Thermal treatment of aqueous streams loaded with organics can be efficiently performed at pressures and temperatures above the critical data for water (Pc = 22.1 MPa, Tc = 374 °C). Two applications are under investigation using supercritical water (SCW) as solvent and reactant: supercritical water oxidation (SCWO) and supercritical water gasification (SCWG).
SCWO is typically operated at 25-35 MPa and 600-900 °C, because water, oxygen (or air), CO2 and most of the organics form a single fluid phase with rapid oxidation kinetics. Thus, SCWO can be processed with high space-time yield and in some cases self-sustaining.
Moreover, expensive off-gas treatment is prevented because NOx formation is suppressed. Other heteroatoms form acids like HCl, H2SO4 and H3PO4 or their corresponding salts. However, acids may lead to corrosion, formation or presence of salts to plugs.
To avoid these problems a transpiring wall reactor (TWR) has been developed and installed. Results of SCWO of different industrial effluents are very promising. Destruction of the organic waste compounds was close to 100 %, even for effluents containing solids and salts up to 5%wt., each.
In accompanied studies material tests have been performed. Long time runs clearly indicate that alloy 625 is most suited to withstand the aggressive environment at temperatures higher than about 500 °C. A corrosion mechanism has been proposed.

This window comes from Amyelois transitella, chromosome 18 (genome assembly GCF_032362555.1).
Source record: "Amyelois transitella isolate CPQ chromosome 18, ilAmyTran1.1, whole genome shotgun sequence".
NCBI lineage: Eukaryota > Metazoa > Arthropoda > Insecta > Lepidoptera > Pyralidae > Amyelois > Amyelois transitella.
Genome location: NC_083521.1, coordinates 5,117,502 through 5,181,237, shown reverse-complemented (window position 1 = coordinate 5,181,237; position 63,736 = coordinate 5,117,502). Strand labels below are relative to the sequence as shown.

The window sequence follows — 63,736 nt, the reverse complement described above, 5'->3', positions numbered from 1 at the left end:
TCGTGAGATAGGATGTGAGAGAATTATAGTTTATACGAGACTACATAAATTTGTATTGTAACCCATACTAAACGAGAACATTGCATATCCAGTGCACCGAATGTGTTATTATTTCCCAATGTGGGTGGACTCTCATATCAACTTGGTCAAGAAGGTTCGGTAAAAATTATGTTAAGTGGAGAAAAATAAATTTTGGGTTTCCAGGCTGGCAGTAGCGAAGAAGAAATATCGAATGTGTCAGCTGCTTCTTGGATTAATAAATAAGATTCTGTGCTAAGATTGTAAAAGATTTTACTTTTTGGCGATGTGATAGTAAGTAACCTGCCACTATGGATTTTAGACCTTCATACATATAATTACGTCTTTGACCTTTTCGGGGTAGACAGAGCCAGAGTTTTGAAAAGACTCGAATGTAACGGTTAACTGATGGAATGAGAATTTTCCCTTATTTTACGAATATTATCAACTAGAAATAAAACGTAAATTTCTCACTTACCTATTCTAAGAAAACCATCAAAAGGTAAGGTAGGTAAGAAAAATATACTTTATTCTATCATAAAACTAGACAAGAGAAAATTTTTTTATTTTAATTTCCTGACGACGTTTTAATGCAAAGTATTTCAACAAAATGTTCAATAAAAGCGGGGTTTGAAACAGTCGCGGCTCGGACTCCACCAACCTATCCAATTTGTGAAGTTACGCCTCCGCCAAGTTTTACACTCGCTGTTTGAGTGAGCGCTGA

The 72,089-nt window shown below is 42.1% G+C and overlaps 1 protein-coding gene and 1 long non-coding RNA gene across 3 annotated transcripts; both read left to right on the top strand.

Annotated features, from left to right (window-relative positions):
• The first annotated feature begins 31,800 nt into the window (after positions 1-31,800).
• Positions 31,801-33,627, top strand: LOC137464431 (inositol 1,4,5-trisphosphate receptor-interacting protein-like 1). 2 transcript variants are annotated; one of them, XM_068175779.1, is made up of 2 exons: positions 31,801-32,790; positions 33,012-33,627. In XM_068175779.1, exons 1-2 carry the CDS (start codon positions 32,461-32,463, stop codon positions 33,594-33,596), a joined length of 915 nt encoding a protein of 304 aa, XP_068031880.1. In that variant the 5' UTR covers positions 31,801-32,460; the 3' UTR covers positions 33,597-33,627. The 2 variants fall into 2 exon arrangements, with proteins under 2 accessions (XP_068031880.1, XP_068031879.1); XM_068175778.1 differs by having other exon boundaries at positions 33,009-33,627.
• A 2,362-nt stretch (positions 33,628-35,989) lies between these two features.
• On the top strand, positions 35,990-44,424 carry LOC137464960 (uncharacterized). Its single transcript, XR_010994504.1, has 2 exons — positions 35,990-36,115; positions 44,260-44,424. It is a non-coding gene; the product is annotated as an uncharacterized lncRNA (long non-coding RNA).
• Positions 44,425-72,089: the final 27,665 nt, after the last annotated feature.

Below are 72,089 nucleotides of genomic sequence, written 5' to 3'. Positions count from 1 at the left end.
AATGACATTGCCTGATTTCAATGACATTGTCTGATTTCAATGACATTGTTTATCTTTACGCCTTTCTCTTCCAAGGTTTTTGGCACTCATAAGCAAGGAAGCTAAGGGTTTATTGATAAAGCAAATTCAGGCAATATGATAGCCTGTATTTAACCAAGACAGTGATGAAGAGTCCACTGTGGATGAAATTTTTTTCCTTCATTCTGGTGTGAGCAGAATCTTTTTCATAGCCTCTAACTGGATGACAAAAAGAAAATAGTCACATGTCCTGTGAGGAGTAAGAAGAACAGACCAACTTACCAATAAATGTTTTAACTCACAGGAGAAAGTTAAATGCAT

The SCWG process of biomass is performed under SCW conditions. The aim of this work is to study the conversion of biomass (e.g.) to fuel gas with high energetic value. R&D is focused on process optimization particularly with respect to energy efficiency as well as applicability to extended feedstocks even with high amounts of solids. At SCW conditions organic matter reacts with water to form a hydrogen containing gas. The feed carbon is converted preferentially to CO2, which can be separated by e.g. stripping, and to methane. While the organic carbon is oxidized to CO2, water is reduced to from hydrogen, e.g. for glucose:
C6H12O6 + 6 H2O → 6 CO2 + 12 H2
In basic studies of the biomass gasification, the main reaction pathways were identified. In addition the influence of ingredients of biomass and additives / catalysts was investigated. Here the influence of salts is of special interest, because biomass with an high water content, which is most suitable for the SCWG process, usually contain high salt contents. The changes in selectivity of different reaction pathways observed, opens the possibility to manipulate the chemistry of biomass gasification in supercritical water. Therefore high gas yields with different feedstock of various compositions can be achieved.
SCWG process is performed using efficient heat exchangers at SCW conditions.
Compression work is low since non compressible water slurry is pressurized. The reaction of the organic substances with water proceeds fast and completely, thus with high space-time yield. At about 600 °C and 25 MPa high gasification yield can be achieved. Advantageously, formation of CO, tar and char is low enhancing the efficiency of the SCWG process.
Consequently, based on lab scale plants, a 100 kg/h SCWG plant called Verena has been installed and is operated since few years. A high thermal efficiency of about 80% for diluted educt streams (only 5 wt% OM) has been measured. Experimental results with the Verena plant confirmed the production of a hydrogen rich gas and the high thermal efficiency of the process.